Do head on over to the gallery page if you’d like to buy one the prints in the series and help keep grass roots music venues open.

Please Note: Donations to the Music Venue Trust will be made privately by me as an individual from sales of this print.

A suggested arrangement of black and white relief prints of a retro microphone, a black semi-acoustic guitar, a keyboard, a bass guitar, and a snare drum with brushes. Each print is A5 in size and has a narrow black border. They are in slightly wider black “frames” the size of the paper (A4). They are arranged in the same manner as the five dots on a dice; two at the top (mic, portrait; keys, landscape), one in the middle (guitar, portrait), and two at the bottom (drum, landscape; bass headstock, portrait).

Choose your own “Old English” adventure

Oh. My. Goodness…

At University I fell head over heals in love with Old and Middle English.

My supervisor had a map on his wall which was titled thus: “The Dark Ages Good Old Days”. I thought this was the most perfect way to sum up such a fascinating era.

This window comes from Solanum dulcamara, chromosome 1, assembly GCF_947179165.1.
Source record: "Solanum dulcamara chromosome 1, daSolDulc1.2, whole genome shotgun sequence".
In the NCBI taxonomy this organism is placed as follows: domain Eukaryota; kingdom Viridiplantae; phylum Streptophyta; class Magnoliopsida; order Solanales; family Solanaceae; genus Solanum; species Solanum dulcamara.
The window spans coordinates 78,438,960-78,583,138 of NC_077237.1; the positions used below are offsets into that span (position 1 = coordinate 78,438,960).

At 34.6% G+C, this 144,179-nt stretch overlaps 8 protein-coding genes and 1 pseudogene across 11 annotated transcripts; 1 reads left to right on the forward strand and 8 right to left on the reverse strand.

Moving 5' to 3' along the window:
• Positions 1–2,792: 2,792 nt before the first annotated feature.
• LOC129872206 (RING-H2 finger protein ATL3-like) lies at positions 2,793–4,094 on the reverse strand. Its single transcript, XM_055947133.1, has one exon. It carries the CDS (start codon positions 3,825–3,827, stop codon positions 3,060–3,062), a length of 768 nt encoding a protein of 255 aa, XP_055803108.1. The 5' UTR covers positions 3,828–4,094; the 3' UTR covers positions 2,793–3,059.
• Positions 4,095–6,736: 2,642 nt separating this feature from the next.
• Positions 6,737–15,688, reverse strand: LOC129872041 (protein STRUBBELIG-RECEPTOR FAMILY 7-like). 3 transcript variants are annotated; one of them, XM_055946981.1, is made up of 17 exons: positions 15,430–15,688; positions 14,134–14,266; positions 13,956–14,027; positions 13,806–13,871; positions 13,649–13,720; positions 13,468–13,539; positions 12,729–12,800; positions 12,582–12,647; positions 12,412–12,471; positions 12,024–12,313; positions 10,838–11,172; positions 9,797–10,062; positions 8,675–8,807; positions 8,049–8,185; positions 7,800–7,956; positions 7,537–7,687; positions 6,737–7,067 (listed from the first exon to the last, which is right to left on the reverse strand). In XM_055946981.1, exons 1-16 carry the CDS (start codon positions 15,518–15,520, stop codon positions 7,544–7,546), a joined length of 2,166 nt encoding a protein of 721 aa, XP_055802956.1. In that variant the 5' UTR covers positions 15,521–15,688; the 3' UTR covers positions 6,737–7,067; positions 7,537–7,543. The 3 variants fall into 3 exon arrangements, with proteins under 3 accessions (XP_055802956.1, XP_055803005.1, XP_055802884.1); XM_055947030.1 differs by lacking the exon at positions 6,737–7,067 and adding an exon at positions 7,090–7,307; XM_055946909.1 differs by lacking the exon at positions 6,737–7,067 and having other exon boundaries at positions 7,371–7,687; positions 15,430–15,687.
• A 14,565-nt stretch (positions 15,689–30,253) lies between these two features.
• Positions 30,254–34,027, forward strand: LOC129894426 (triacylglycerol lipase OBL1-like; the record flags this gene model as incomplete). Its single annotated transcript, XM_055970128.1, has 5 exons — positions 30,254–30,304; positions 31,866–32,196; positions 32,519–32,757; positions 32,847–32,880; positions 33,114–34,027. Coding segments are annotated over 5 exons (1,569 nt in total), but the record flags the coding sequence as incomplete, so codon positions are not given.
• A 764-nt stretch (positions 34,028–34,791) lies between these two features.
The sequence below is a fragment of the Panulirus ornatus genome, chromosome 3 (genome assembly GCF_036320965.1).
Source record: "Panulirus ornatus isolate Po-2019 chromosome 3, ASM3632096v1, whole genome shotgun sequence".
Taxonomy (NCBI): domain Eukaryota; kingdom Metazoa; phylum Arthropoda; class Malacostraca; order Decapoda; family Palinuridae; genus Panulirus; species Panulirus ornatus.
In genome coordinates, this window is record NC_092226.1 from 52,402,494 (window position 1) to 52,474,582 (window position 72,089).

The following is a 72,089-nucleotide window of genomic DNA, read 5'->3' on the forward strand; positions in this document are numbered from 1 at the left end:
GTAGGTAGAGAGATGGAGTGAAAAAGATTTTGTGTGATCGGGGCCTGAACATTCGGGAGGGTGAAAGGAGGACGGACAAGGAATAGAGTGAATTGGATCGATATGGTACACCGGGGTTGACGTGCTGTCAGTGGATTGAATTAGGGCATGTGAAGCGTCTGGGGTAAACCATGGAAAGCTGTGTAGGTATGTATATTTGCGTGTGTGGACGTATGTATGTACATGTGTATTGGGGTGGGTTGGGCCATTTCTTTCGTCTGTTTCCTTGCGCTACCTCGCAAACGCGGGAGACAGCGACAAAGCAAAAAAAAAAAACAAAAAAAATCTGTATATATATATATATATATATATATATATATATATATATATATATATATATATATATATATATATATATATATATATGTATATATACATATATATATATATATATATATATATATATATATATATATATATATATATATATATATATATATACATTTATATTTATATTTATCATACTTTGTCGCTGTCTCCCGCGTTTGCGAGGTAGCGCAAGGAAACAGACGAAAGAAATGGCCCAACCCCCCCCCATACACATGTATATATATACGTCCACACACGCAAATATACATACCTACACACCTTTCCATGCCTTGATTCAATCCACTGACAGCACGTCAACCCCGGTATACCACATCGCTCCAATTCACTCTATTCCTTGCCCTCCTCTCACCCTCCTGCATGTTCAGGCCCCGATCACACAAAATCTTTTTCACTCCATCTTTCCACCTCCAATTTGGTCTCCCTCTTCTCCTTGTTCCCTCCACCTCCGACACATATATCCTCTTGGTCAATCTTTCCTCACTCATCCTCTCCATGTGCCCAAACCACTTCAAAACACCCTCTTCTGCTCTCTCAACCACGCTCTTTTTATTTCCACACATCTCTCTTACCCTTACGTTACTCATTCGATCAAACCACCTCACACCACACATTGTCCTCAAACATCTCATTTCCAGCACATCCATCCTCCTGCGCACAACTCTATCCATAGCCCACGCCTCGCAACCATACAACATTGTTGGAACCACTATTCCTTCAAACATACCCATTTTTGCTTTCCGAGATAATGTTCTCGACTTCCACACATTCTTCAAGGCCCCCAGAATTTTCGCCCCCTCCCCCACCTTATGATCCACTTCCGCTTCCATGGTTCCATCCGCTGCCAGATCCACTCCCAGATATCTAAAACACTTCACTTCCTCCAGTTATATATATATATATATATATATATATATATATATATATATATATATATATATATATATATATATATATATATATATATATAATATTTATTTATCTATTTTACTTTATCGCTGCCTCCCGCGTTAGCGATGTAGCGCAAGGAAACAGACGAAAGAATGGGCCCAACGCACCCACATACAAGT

I loved the sounds of the words, the illuminations in the manuscripts, the amazing art objects. All of it just amazed and delighted me.

And in another of those “many worlds colliding” ways, I don’t think I could love this beautifully made “Choose Your Own Adventure” way to translate and solve Old English Riddle 57 any more.

‘Red’ – Limited Edition Relief Print

A linocut relief print of a red squirrel standing up and facing the viewer with his tail up behind him and his forelegs almost touching on his abdomen.

Inspiration

Alas I have only ever seen a Red Squirrel in a captive breeding population but these plucky little mammals have made a comeback in Scotland thanks to some fantastic conservation projects and an increasing Pine Marten population. It is thought that since Grey Squirrels spend more time on the ground than the native reds they are more likely to come into contact with the martens, with a lower population of greys as a result.

The red squirrel eats seeds, nuts, berries and although they will cache food they are not as good as their grey counterparts at remembering where they put it… so they may also be responsible for planting a good few conifers.

That wonderful bushy tail helps the red squirrel to balance and move around in the branches as well as when jumping from one tree to another. It may also help keep the animal warm while it sleeps.

Red squirrels moult twice a year; a thinner summer coat is replaced by a thicker winter-ready coat in autumn. This is also the time for longer ear tufts, naturally!

Design

Those ear tufts definitely had to feature and that tail was going to be fun to carve!

I alter the design as I work on the plate. The squirrel itself changed the most during the course of making the plate. As you can see, it started out rather dark.